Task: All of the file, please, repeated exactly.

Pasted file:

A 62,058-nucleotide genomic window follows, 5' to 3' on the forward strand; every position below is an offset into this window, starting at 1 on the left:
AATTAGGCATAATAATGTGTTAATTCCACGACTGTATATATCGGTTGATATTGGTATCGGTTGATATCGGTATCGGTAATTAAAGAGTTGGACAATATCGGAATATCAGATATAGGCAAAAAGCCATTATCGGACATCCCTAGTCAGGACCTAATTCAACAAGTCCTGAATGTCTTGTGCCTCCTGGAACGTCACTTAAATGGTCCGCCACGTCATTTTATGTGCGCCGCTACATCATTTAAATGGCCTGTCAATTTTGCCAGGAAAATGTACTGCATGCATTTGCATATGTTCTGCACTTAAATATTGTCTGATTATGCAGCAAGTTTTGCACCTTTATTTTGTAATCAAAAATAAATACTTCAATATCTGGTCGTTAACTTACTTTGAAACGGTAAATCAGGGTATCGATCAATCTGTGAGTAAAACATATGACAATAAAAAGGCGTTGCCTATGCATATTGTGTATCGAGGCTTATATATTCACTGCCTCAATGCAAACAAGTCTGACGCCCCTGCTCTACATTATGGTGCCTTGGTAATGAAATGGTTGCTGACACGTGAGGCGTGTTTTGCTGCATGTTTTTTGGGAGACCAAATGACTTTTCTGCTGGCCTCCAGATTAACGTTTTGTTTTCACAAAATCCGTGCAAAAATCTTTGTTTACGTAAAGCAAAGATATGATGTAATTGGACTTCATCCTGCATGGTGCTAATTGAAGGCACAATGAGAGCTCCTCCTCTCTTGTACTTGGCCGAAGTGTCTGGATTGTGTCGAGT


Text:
A 62,058-nucleotide genomic window follows, 5' to 3' on the forward strand; every position below is an offset into this window, starting at 1 on the left:
AATTAGGCATAATAATGTGTTAATTCCACGACTGTATATATCGGTTGATATTGGTATCGGTTGATATCGGTATCGGTAATTAAAGAGTTGGACAATATCGGAATATCAGATATAGGCAAAAAGCCATTATCGGACATCCCTAGTCAGGACCTAATTCAACAAGTCCTGAATGTCTTGTGCCTCCTGGAACGTCACTTAAATGGTCCGCCACGTCATTTTATGTGCGCCGCTACATCATTTAAATGGCCTGTCAATTTTGCCAGGAAAATGTACTGCATGCATTTGCATATGTTCTGCACTTAAATATTGTCTGATTATGCAGCAAGTTTTGCACCTTTATTTTGTAATCAAAAATAAATACTTCAATATCTGGTCGTTAACTTACTTTGAAACGGTAAATCAGGGTATCGATCAATCTGTGAGTAAAACATATGACAATAAAAAGGCGTTGCCTATGCATATTGTGTATCGAGGCTTATATATTCACTGCCTCAATGCAAACAAGTCTGACGCCCCTGCTCTACATTATGGTGCCTTGGTAATGAAATGGTTGCTGACACGTGAGGCGTGTTTTGCTGCATGTTTTTTGGGAGACCAAATGACTTTTCTGCTGGCCTCCAGATTAACGTTTTGTTTTCACAAAATCCGTGCAAAAATCTTTGTTTACGTAAAGCAAAGATATGATGTAATTGGACTTCATCCTGCATGGTGCTAATTGAAGGCACAATGAGAGCTCCTCCTCTCTTGTACTTGGCCGAAGTGTCTGGATTGTGTCGAGT